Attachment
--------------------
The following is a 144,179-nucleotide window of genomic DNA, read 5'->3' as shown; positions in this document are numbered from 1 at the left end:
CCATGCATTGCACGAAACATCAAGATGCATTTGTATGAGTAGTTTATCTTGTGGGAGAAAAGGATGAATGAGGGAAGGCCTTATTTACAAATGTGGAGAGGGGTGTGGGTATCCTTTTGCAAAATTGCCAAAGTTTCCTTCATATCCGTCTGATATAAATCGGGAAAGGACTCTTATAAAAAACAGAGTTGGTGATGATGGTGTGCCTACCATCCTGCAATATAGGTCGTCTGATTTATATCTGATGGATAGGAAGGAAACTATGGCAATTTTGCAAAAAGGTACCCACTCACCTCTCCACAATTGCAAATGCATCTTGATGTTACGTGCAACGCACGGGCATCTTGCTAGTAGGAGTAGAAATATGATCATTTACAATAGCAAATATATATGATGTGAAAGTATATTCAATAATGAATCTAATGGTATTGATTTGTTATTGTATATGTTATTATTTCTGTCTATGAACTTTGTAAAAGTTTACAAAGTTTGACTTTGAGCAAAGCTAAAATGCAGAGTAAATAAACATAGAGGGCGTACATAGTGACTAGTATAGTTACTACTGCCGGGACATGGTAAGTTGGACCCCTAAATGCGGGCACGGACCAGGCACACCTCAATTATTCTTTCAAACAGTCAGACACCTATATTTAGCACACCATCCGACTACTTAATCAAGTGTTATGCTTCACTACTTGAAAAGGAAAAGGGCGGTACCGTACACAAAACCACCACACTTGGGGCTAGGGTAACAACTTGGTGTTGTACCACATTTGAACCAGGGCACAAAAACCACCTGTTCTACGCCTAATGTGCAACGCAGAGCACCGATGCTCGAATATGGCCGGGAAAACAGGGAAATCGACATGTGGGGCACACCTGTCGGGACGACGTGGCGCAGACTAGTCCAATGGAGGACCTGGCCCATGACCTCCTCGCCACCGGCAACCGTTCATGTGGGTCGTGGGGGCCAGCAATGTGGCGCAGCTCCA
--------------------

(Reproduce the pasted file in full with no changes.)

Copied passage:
The following is a 144,179-nucleotide window of genomic DNA, read 5'->3' as shown; positions in this document are numbered from 1 at the left end:
CCATGCATTGCACGAAACATCAAGATGCATTTGTATGAGTAGTTTATCTTGTGGGAGAAAAGGATGAATGAGGGAAGGCCTTATTTACAAATGTGGAGAGGGGTGTGGGTATCCTTTTGCAAAATTGCCAAAGTTTCCTTCATATCCGTCTGATATAAATCGGGAAAGGACTCTTATAAAAAACAGAGTTGGTGATGATGGTGTGCCTACCATCCTGCAATATAGGTCGTCTGATTTATATCTGATGGATAGGAAGGAAACTATGGCAATTTTGCAAAAAGGTACCCACTCACCTCTCCACAATTGCAAATGCATCTTGATGTTACGTGCAACGCACGGGCATCTTGCTAGTAGGAGTAGAAATATGATCATTTACAATAGCAAATATATATGATGTGAAAGTATATTCAATAATGAATCTAATGGTATTGATTTGTTATTGTATATGTTATTATTTCTGTCTATGAACTTTGTAAAAGTTTACAAAGTTTGACTTTGAGCAAAGCTAAAATGCAGAGTAAATAAACATAGAGGGCGTACATAGTGACTAGTATAGTTACTACTGCCGGGACATGGTAAGTTGGACCCCTAAATGCGGGCACGGACCAGGCACACCTCAATTATTCTTTCAAACAGTCAGACACCTATATTTAGCACACCATCCGACTACTTAATCAAGTGTTATGCTTCACTACTTGAAAAGGAAAAGGGCGGTACCGTACACAAAACCACCACACTTGGGGCTAGGGTAACAACTTGGTGTTGTACCACATTTGAACCAGGGCACAAAAACCACCTGTTCTACGCCTAATGTGCAACGCAGAGCACCGATGCTCGAATATGGCCGGGAAAACAGGGAAATCGACATGTGGGGCACACCTGTCGGGACGACGTGGCGCAGACTAGTCCAATGGAGGACCTGGCCCATGACCTCCTCGCCACCGGCAACCGTTCATGTGGGTCGTGGGGGCCAGCAATGTGGCGCAGCTCCA